It is my belief that the last couple of weeks represent the turning point in the Donald Trump era of American politics.  Between proclaiming himself to be the “chosen one,” blatantly violating the emoluments clause of the U.S. Constitution by promoting his janky resort as a host site for a future G7 summit, and in general being an incoherent gas bag this is where the vast majority of the American public realizes that our time in the dark valley is near an end.

Perhaps it is the same across the globe as Brazilians realize their current leader is a corrupt profiteer, as Italians wake up from their decades long dysfunction to recognize the threat posed by nationalists, and as the United Kingdom comes to grips with the political calculus of Boris Johnson’s coup via the Queen.

Nothing is complete nor can anything be taken for granted, but within the next eighteen months I believe that we can put down this ugly episode like the diseased dog that is has become.

On to the links…

We Now Have the Technology to Create a Grid of Cheap Fully Renewable Electricity—These are opinions being written for sites like Forbes, Marketwatch, and CNBC.  This is hardly the opinion of green eyed dreamers anymore.  The reality is that the future is possible and it is incumbent upon us to demand that it happen soon.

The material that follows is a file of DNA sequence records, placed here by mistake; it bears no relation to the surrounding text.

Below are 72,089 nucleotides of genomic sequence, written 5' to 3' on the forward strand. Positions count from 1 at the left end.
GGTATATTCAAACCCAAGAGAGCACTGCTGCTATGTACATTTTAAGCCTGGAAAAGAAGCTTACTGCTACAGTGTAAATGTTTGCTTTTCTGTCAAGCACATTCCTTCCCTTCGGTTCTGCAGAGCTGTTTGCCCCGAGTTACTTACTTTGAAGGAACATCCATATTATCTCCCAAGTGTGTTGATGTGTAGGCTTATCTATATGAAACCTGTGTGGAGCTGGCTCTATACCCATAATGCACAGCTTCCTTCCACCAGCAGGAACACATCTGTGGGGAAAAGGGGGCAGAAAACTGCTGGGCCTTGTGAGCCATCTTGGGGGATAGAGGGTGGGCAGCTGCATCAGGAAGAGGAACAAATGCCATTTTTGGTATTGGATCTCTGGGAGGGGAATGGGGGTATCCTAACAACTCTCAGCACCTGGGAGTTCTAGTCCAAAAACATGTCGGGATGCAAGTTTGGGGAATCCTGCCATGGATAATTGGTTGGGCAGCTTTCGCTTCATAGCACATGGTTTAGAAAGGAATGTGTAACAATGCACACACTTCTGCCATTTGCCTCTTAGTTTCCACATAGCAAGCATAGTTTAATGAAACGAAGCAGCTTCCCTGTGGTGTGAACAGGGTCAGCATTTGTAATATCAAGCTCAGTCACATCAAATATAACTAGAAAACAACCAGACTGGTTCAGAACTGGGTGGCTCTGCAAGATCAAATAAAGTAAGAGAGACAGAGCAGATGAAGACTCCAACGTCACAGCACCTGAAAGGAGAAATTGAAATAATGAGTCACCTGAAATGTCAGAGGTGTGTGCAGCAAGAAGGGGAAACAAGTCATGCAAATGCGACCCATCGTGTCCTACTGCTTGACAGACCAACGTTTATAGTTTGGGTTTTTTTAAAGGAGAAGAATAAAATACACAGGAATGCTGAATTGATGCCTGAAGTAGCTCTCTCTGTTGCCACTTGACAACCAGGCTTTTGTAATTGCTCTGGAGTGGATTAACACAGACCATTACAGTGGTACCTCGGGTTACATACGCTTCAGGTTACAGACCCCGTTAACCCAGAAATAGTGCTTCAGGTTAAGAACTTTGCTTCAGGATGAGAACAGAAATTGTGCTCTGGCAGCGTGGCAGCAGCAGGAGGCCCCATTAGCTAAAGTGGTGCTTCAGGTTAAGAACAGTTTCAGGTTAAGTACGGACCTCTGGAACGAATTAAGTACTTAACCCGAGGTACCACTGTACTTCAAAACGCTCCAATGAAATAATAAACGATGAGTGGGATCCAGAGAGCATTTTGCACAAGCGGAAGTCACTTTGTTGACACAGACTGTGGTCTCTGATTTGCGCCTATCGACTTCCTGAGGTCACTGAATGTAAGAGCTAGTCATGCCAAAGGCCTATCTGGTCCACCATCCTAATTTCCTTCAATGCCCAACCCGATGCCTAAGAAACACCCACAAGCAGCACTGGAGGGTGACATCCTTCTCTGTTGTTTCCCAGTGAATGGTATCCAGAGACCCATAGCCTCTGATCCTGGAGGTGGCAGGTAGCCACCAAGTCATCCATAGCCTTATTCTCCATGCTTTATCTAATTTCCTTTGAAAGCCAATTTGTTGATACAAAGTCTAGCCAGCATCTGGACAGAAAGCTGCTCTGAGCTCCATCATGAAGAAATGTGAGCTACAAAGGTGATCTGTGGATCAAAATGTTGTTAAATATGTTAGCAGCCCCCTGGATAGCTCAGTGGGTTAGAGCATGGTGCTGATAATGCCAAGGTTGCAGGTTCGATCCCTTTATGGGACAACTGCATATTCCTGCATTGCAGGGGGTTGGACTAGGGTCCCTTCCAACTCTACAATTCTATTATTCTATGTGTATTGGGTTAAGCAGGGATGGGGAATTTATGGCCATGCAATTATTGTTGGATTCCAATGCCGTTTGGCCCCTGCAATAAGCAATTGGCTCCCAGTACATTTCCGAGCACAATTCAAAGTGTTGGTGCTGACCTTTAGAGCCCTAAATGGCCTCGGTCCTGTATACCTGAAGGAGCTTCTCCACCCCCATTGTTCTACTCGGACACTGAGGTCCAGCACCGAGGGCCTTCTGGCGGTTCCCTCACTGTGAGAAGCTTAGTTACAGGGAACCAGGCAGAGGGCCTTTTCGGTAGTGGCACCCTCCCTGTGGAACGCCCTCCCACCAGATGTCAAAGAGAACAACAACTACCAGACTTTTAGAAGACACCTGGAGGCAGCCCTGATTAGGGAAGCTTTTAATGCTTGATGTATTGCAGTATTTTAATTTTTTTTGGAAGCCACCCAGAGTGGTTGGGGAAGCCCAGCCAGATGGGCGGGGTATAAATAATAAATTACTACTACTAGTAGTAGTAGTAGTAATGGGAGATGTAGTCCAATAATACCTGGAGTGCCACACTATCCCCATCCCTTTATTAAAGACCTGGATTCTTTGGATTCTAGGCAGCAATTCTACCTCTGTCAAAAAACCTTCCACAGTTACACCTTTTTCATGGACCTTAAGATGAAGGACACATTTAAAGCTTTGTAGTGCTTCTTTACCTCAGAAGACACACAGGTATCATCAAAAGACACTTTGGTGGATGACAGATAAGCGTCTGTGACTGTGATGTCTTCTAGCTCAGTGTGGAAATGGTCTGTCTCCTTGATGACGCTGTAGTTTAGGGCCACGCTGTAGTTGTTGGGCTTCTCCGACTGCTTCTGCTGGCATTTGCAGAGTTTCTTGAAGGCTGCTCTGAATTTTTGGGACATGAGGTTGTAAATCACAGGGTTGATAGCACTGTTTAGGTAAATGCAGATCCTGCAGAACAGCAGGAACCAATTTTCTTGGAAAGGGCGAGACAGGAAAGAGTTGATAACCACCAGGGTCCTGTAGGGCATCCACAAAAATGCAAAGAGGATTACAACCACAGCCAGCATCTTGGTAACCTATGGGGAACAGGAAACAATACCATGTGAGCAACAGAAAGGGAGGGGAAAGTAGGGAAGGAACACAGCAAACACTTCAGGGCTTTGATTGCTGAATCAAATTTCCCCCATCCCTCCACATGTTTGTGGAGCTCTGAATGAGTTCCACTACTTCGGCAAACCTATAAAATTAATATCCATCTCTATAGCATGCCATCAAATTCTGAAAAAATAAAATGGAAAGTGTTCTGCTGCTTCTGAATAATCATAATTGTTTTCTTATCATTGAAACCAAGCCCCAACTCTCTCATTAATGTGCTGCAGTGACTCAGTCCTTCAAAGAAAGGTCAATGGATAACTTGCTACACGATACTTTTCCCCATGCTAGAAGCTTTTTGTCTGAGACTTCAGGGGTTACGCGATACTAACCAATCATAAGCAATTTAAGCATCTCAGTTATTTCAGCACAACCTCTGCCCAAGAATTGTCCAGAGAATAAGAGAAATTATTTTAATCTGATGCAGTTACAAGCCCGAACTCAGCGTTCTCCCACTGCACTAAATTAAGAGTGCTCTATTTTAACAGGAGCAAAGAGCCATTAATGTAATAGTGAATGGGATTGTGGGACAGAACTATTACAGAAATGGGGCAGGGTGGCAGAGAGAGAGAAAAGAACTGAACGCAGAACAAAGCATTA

Hawaiian Electric Companies Issue Largest Clean Energy Procurement to Date; Aim to End Coal Use, Replace Oil—Hawaii, due to its remote island location, is the United States’ energy lab for the future.  When Hawaii goes 100% renewable it will provide the blueprint for the rest of the country and, by extension, the rest of the world.

Energy Lobbyists Changed Politicians’ Official Letters Supporting Gas Project—To get to the ideal future we are going to have to deal with the fact that legislators and regulators literally have fossil fuel lobbyists write the opinions on projects.  This is not politics.  This is corruption.